A confession: I love a sad story. Not page-turning tragedy, or delicious melodrama mind – just plain old sadness that lingers long in my mind after I finish a novel.
So, what is it about sadness that is so compelling? Could a sad story just be a tragedy without the drama? I rather like this explanation, especially when applied to one of my very favourite novels: Richard Yates’ The Easter Parade (1976). For me, the defining characteristic of this beautiful, heartbreaking book is the quiet sadness that permeates it, and it arises not from any particularly tragic events, but from the absence of such momentous occurrences. It’s a novel about what doesn’t happen to its protagonists, the serious-minded Emily Grimes and her older sister Sarah, as they grow up, age and ultimately wither under the weight of the years.
“Neither of the Grimes sisters would have a happy life, and looking back it always seemed the trouble began with their parents’ divorce”: the opening words of The Easter Parade, laced with Yates’ trademark understatement. A happy life is not on the cards for our heroines, but is this the same as an really unhappy one? Yates certainly isn’t known for the diversity of his plots, returning to the quietly dissatisfied lives of the so-called ‘Silent Generation’ growing up in the 30s and 40s who discover that ‘convention’ – work, love, family – doesn’t make them as happy as promised. Yet The Easter Parade‘s particular power, I think, lies in its scope – almost an entire lifetime for these two sisters, whose paths diverge in early adulthood. We are, without fuss, diverted down Emily’s path, and follow her as she attempts to forge a writing career, marries and divorces, and watches her elder sister lead an opposite existence of anchored domesticity. And that’s it – for them and for us. The loss of innocence and the truths that only become clear in adulthood: these are well-worn themes, but never so heartbreakingly handled as this.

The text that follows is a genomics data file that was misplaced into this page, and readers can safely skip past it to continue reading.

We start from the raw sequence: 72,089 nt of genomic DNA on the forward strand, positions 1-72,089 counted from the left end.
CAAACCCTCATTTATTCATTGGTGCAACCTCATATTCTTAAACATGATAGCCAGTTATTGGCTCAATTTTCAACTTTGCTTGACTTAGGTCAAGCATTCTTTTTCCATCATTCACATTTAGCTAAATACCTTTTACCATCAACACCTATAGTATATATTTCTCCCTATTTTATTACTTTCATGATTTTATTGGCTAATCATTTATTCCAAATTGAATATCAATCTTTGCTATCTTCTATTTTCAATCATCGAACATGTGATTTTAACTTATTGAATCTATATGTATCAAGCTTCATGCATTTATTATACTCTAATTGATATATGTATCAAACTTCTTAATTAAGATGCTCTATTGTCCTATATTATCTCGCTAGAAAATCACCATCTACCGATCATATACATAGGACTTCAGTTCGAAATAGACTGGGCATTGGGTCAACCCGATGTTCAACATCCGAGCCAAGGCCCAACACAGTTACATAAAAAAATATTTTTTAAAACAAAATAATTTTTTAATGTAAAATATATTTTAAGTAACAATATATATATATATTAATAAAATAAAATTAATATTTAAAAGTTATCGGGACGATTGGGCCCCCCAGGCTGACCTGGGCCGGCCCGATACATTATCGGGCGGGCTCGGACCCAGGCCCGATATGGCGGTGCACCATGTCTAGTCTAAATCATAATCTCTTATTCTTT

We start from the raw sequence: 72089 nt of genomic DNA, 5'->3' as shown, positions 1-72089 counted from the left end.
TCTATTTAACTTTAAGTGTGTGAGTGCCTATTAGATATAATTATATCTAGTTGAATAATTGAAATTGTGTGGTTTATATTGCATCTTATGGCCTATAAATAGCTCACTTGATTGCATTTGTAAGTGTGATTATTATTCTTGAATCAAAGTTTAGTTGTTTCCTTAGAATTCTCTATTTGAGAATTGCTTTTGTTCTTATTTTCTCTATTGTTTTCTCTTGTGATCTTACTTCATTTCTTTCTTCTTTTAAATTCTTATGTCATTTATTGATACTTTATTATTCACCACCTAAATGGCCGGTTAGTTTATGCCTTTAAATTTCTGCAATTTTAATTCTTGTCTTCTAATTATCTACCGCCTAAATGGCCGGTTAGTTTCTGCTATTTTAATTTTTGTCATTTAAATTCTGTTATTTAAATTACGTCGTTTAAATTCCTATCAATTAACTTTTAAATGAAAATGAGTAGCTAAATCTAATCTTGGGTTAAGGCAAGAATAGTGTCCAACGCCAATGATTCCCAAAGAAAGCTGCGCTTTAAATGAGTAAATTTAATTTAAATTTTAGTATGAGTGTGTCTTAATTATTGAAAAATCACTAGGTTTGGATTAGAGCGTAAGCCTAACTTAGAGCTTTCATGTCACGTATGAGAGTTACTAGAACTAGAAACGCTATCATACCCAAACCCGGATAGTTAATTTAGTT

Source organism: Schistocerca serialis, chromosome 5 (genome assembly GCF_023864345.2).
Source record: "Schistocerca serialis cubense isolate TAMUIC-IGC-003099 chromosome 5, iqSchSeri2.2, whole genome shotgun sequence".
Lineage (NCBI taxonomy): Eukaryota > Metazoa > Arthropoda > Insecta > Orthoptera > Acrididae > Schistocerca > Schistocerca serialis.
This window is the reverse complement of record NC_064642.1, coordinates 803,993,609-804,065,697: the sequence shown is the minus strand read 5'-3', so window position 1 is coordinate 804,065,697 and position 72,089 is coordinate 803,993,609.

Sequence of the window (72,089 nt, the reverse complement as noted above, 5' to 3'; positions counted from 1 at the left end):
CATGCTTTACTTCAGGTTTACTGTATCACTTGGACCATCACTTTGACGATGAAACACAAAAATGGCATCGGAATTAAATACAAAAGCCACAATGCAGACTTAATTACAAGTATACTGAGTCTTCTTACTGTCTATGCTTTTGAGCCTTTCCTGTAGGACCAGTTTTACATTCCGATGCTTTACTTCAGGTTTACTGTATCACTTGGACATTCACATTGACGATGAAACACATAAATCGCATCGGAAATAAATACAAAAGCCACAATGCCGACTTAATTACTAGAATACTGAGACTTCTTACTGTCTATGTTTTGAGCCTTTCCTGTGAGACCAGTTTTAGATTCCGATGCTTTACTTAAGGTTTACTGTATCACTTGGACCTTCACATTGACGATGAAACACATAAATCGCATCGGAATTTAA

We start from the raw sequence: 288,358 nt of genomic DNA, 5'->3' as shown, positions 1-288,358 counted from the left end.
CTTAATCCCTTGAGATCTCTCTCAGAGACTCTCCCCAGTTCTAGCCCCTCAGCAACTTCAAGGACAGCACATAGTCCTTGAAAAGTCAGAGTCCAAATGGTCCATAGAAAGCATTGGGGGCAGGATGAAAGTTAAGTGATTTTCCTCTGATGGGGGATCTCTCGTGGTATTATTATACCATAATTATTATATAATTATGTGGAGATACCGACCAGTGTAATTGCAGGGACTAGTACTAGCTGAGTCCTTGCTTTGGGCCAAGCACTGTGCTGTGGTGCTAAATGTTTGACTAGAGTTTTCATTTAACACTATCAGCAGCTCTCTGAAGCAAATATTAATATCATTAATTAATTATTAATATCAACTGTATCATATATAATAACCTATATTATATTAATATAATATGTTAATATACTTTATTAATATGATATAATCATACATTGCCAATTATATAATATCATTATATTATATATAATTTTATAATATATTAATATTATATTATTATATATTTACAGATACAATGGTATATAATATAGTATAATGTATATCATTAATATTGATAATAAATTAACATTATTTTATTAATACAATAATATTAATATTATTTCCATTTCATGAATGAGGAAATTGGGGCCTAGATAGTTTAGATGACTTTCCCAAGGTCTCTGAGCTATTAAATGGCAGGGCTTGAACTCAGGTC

Back to sadness and tragedy, then. Nothing particularly ‘tragic’ happens in The Easter Parade; two major characters do indeed die, both after prolonged periods of ill-health, but the understatement of Yates’ prose ensures their deaths seem more as logical conclusions to the lives they’ve led, however melancholy. It’s this emphasis on time and its passing that is key, and the overwhelming sense of sadness comes, I think, when ‘tragedy’ is spread thinly and almost imperceptibly over a lifetime. For Emily, time marches on at a quietly frightening pace – “Then suddenly it was 1955, and she was thirty years old”. The years mount up, and so do the disappointments: the unfulfilling sexual encounters, a failed marriage to an academic scarred by his own impotence, the autobiographical articles she just can’t finish, and – eventually – the corrosive loneliness. With Yates, it’s the little cruelties that leave their mark, in particular the way that personal relationships will inevitably, with time, curdle and sour – from the workplace mentor whose favour she eventually loses to the lover who remains obsessed with his beautiful ex-wife, to whom he will – of course – return. Indignities that could be healed in time – if only time wasn’t running out, at a pace that can’t help but induce low-level panic in the reader.
Yet Yates’s deft handling of time’s passing never interferes with his acute observations of the here-and-now. In particular, his treatment of those fleeting emotional falsehoods we all indulge in during our interactions with others is enough to make you shudder in recognition. It’s in Sarah’s mannerism of hiding her mouth “after she’d told a joke and was waiting for the laughter, or when she was afraid she’d talked too much – with Cokes or popsicles as a child, with drinks and cigarettes” – or Emily realising how much she is enjoying “the high pleasure of the confrontation” with Sarah’s violent, bigoted husband, pausing to wish that her freshly-beaten sister “hadn’t washed her face […] it would have made a more dramatic picture the other way”. Read it and wince.